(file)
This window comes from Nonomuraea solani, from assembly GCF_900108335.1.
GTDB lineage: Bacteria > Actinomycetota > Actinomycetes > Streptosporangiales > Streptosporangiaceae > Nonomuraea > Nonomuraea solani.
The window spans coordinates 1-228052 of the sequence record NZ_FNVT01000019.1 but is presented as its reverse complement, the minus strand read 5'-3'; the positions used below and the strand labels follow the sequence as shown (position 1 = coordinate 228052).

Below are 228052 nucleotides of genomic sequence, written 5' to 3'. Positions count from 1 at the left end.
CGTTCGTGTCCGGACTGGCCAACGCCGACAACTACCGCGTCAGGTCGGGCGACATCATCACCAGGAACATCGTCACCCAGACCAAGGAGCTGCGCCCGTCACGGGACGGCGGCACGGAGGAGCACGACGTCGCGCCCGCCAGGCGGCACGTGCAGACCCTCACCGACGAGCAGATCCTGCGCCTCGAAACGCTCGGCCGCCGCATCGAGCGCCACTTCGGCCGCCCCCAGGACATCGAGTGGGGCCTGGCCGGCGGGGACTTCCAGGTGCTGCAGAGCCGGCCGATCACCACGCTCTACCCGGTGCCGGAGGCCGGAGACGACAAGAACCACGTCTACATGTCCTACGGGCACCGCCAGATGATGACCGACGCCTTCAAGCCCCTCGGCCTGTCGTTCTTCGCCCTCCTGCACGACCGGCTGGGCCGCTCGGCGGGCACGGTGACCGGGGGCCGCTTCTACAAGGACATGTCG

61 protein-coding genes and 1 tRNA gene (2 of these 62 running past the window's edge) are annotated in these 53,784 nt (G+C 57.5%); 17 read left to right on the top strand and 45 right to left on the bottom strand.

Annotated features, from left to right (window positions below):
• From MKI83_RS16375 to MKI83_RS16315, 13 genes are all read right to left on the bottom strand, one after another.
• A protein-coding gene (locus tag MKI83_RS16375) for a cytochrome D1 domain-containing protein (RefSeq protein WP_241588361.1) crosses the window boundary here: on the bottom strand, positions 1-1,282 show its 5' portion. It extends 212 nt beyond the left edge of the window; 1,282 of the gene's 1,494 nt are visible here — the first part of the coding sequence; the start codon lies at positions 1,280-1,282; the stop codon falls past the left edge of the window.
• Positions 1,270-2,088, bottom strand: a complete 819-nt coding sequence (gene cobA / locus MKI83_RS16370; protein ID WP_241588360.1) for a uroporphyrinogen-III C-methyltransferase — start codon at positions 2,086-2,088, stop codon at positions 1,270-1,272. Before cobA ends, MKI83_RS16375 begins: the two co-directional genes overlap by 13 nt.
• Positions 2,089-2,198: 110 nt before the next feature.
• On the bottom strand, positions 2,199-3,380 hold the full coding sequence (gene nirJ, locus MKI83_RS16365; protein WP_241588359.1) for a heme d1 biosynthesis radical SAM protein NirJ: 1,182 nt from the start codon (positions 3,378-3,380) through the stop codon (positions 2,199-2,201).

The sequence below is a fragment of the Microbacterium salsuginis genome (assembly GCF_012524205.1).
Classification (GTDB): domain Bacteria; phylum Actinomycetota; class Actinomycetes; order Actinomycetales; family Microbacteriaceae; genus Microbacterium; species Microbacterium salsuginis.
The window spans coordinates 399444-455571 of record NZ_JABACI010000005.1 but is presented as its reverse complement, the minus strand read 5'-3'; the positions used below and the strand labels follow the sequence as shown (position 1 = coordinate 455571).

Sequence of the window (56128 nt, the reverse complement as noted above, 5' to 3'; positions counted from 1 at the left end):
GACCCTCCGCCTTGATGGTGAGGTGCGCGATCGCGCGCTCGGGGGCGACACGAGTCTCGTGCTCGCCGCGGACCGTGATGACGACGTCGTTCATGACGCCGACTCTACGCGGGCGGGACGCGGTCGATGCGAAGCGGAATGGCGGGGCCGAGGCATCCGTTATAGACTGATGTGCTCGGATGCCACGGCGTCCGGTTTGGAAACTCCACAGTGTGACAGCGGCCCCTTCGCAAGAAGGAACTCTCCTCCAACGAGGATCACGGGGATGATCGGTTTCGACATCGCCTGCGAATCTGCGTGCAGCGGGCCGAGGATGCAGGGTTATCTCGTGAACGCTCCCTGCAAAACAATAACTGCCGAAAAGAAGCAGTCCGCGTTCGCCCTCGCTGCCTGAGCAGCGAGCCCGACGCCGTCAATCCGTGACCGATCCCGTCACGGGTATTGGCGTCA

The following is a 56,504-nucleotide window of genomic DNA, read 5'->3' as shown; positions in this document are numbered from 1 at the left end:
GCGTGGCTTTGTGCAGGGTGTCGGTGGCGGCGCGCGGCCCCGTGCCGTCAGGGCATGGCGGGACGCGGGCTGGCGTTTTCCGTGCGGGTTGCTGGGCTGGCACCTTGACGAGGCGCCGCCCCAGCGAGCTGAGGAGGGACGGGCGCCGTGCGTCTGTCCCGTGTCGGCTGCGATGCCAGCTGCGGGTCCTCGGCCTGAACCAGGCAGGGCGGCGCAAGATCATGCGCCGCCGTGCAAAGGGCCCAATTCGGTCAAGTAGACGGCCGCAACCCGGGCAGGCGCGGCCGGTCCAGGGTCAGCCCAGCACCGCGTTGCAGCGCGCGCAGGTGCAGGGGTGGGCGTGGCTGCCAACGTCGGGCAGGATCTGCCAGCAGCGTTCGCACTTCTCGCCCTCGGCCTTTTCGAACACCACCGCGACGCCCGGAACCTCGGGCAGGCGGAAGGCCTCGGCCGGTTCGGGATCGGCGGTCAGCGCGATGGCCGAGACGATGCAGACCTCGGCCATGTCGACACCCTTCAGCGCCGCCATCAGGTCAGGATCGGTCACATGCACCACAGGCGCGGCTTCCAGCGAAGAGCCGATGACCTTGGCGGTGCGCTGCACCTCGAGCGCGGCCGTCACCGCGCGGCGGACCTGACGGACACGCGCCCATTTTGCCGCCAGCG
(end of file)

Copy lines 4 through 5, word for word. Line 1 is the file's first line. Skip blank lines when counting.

Below are 228052 nucleotides of genomic sequence, written 5' to 3'. Positions count from 1 at the left end.
CGTTCGTGTCCGGACTGGCCAACGCCGACAACTACCGCGTCAGGTCGGGCGACATCATCACCAGGAACATCGTCACCCAGACCAAGGAGCTGCGCCCGTCACGGGACGGCGGCACGGAGGAGCACGACGTCGCGCCCGCCAGGCGGCACGTGCAGACCCTCACCGACGAGCAGATCCTGCGCCTCGAAACGCTCGGCCGCCGCATCGAGCGCCACTTCGGCCGCCCCCAGGACATCGAGTGGGGCCTGGCCGGCGGGGACTTCCAGGTGCTGCAGAGCCGGCCGATCACCACGCTCTACCCGGTGCCGGAGGCCGGAGACGACAAGAACCACGTCTACATGTCCTACGGGCACCGCCAGATGATGACCGACGCCTTCAAGCCCCTCGGCCTGTCGTTCTTCGCCCTCCTGCACGACCGGCTGGGCCGCTCGGCGGGCACGGTGACCGGGGGCCGCTTCTACAAGGACATGTCG